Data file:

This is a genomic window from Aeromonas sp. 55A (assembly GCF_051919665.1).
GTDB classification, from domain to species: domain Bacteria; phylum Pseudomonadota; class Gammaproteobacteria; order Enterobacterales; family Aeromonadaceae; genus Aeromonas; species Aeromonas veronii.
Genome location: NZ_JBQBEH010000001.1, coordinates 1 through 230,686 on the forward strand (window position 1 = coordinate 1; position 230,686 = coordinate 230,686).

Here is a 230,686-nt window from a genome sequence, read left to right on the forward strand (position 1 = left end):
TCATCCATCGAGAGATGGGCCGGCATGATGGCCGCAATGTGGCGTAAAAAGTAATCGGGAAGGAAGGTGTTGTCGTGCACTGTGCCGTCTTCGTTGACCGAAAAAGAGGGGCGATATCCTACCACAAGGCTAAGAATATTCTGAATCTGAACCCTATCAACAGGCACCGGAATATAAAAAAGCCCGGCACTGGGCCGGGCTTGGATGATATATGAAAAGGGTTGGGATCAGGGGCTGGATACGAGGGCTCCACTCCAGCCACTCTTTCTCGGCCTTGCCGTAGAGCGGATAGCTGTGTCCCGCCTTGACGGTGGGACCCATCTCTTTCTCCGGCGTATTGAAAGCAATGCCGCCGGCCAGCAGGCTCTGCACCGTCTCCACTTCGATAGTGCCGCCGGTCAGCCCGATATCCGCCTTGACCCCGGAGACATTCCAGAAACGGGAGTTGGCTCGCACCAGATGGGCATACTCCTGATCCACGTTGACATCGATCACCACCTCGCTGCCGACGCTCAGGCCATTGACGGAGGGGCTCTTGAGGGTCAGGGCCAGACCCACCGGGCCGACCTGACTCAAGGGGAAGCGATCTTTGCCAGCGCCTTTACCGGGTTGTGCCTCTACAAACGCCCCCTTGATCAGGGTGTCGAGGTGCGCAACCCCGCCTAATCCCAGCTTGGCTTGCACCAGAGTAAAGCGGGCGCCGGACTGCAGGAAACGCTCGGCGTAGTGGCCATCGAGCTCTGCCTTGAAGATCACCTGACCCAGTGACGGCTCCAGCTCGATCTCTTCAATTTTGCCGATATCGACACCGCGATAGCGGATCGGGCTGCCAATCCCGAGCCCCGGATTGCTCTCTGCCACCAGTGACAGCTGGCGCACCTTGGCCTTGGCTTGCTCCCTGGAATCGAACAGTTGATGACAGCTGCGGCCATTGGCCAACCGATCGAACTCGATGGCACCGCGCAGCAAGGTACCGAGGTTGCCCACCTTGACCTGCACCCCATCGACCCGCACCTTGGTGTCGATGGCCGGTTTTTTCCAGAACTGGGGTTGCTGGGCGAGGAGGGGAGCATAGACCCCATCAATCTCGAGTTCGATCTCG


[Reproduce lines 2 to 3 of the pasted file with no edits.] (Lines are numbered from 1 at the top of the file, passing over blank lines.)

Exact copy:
GTDB classification, from domain to species: domain Bacteria; phylum Pseudomonadota; class Gammaproteobacteria; order Enterobacterales; family Aeromonadaceae; genus Aeromonas; species Aeromonas veronii.
Genome location: NZ_JBQBEH010000001.1, coordinates 1 through 230,686 on the forward strand (window position 1 = coordinate 1; position 230,686 = coordinate 230,686).